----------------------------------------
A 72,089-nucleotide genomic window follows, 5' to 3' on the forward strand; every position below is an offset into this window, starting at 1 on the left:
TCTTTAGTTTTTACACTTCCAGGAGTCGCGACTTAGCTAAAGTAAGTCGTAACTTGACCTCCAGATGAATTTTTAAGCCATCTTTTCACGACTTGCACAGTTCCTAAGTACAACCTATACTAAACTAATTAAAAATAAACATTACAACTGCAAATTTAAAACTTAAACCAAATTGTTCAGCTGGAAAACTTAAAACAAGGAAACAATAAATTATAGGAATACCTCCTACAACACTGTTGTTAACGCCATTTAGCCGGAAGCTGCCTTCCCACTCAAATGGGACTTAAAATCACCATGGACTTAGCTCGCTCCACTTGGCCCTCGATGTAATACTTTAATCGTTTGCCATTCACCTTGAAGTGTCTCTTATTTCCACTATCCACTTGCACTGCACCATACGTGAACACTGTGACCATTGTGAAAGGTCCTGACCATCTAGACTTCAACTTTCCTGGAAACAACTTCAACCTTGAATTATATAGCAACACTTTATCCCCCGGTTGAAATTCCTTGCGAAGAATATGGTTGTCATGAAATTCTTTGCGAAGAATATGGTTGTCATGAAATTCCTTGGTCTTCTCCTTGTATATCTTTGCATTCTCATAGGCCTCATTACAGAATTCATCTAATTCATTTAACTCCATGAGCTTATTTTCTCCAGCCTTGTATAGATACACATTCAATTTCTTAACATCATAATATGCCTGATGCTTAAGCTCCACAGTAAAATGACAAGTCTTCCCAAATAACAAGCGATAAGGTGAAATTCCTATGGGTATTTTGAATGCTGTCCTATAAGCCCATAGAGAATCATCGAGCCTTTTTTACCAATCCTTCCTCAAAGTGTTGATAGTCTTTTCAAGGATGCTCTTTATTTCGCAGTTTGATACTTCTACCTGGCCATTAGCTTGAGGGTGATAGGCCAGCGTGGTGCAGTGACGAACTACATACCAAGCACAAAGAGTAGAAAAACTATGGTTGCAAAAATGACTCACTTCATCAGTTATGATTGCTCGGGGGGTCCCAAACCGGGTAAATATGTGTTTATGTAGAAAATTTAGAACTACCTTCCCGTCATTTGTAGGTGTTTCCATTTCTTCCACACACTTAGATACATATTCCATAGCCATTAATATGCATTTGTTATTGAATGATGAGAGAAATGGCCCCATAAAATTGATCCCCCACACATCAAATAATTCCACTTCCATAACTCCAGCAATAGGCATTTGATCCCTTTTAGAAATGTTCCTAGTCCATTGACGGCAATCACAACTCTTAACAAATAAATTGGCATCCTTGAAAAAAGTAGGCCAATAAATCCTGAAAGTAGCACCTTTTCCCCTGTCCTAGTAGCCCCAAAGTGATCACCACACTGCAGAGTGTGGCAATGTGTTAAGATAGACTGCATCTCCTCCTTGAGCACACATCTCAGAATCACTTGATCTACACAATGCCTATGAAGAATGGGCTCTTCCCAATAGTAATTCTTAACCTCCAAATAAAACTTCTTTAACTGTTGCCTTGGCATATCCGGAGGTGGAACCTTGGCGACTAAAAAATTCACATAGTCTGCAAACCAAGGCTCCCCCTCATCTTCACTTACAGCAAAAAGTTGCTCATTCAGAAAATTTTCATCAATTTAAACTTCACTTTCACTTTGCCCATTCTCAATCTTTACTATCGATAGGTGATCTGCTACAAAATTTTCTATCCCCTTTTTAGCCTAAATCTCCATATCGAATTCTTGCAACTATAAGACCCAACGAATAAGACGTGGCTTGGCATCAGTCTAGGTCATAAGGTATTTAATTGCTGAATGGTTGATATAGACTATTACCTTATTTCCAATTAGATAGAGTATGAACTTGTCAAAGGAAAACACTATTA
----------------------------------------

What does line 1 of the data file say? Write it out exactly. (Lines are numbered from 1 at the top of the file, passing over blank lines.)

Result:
A 72,089-nucleotide genomic window follows, 5' to 3' on the forward strand; every position below is an offset into this window, starting at 1 on the left: